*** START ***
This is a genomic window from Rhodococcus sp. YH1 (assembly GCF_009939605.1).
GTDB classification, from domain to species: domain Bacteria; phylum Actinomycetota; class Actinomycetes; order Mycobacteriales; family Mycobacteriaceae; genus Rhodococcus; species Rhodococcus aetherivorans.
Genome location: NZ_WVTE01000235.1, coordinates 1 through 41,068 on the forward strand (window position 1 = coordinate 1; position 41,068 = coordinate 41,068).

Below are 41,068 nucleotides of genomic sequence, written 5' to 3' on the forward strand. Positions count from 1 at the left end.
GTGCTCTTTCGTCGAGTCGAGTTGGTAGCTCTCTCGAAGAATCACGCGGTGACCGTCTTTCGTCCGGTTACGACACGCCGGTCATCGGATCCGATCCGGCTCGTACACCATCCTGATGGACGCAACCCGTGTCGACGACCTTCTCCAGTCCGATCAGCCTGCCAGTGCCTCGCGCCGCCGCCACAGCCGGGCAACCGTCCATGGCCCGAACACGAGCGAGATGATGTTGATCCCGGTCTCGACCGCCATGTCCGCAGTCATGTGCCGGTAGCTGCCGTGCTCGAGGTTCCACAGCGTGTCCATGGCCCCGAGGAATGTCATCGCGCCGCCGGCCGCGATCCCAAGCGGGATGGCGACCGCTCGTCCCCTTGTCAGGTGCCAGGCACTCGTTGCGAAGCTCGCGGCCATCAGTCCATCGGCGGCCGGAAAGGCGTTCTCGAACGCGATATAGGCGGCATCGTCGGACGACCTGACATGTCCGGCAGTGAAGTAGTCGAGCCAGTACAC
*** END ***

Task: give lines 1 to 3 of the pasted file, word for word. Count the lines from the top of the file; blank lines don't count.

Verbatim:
This is a genomic window from Rhodococcus sp. YH1 (assembly GCF_009939605.1).
GTDB classification, from domain to species: domain Bacteria; phylum Actinomycetota; class Actinomycetes; order Mycobacteriales; family Mycobacteriaceae; genus Rhodococcus; species Rhodococcus aetherivorans.
Genome location: NZ_WVTE01000235.1, coordinates 1 through 41,068 on the forward strand (window position 1 = coordinate 1; position 41,068 = coordinate 41,068).